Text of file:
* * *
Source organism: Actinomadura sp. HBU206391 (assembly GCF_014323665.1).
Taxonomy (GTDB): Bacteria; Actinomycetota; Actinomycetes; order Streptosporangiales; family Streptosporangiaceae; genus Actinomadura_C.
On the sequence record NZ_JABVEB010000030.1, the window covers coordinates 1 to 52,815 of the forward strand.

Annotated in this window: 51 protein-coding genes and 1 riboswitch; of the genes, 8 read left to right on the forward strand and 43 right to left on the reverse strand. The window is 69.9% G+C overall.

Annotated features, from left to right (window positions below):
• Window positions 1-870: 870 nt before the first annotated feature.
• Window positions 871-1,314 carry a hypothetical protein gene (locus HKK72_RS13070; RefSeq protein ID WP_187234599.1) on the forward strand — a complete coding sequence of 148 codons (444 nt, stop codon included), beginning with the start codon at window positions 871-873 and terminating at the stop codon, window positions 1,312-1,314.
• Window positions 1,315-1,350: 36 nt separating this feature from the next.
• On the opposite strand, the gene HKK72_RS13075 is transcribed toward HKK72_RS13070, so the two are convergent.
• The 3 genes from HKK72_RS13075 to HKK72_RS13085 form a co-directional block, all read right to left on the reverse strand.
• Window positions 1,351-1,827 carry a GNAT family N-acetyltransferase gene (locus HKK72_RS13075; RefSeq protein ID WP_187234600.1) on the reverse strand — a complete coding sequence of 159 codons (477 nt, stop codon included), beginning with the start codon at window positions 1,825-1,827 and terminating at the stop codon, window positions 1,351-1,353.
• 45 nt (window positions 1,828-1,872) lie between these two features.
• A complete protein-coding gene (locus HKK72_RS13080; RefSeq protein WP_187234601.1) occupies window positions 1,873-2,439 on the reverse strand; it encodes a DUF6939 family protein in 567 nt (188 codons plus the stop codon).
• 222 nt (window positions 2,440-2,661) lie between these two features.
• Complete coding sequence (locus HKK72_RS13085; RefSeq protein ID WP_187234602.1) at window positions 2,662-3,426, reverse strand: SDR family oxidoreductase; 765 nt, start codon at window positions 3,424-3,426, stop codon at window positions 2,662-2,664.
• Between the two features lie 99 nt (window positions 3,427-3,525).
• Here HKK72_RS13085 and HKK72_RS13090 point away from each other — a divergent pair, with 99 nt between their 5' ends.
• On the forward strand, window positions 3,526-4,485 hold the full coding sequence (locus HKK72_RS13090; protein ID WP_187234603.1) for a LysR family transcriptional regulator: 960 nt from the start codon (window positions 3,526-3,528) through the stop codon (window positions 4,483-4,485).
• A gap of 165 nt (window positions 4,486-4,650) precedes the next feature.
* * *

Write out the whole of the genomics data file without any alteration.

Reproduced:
Source organism: Actinomadura sp. HBU206391 (assembly GCF_014323665.1).
Taxonomy (GTDB): Bacteria; Actinomycetota; Actinomycetes; order Streptosporangiales; family Streptosporangiaceae; genus Actinomadura_C.
On the sequence record NZ_JABVEB010000030.1, the window covers coordinates 1 to 52,815 of the forward strand.

Annotated in this window: 51 protein-coding genes and 1 riboswitch; of the genes, 8 read left to right on the forward strand and 43 right to left on the reverse strand. The window is 69.9% G+C overall.

Annotated features, from left to right (window positions below):
• Window positions 1-870: 870 nt before the first annotated feature.
• Window positions 871-1,314 carry a hypothetical protein gene (locus HKK72_RS13070; RefSeq protein ID WP_187234599.1) on the forward strand — a complete coding sequence of 148 codons (444 nt, stop codon included), beginning with the start codon at window positions 871-873 and terminating at the stop codon, window positions 1,312-1,314.
• Window positions 1,315-1,350: 36 nt separating this feature from the next.
• On the opposite strand, the gene HKK72_RS13075 is transcribed toward HKK72_RS13070, so the two are convergent.
• The 3 genes from HKK72_RS13075 to HKK72_RS13085 form a co-directional block, all read right to left on the reverse strand.
• Window positions 1,351-1,827 carry a GNAT family N-acetyltransferase gene (locus HKK72_RS13075; RefSeq protein ID WP_187234600.1) on the reverse strand — a complete coding sequence of 159 codons (477 nt, stop codon included), beginning with the start codon at window positions 1,825-1,827 and terminating at the stop codon, window positions 1,351-1,353.
• 45 nt (window positions 1,828-1,872) lie between these two features.
• A complete protein-coding gene (locus HKK72_RS13080; RefSeq protein WP_187234601.1) occupies window positions 1,873-2,439 on the reverse strand; it encodes a DUF6939 family protein in 567 nt (188 codons plus the stop codon).
• 222 nt (window positions 2,440-2,661) lie between these two features.
• Complete coding sequence (locus HKK72_RS13085; RefSeq protein ID WP_187234602.1) at window positions 2,662-3,426, reverse strand: SDR family oxidoreductase; 765 nt, start codon at window positions 3,424-3,426, stop codon at window positions 2,662-2,664.
• Between the two features lie 99 nt (window positions 3,427-3,525).
• Here HKK72_RS13085 and HKK72_RS13090 point away from each other — a divergent pair, with 99 nt between their 5' ends.
• On the forward strand, window positions 3,526-4,485 hold the full coding sequence (locus HKK72_RS13090; protein ID WP_187234603.1) for a LysR family transcriptional regulator: 960 nt from the start codon (window positions 3,526-3,528) through the stop codon (window positions 4,483-4,485).
• A gap of 165 nt (window positions 4,486-4,650) precedes the next feature.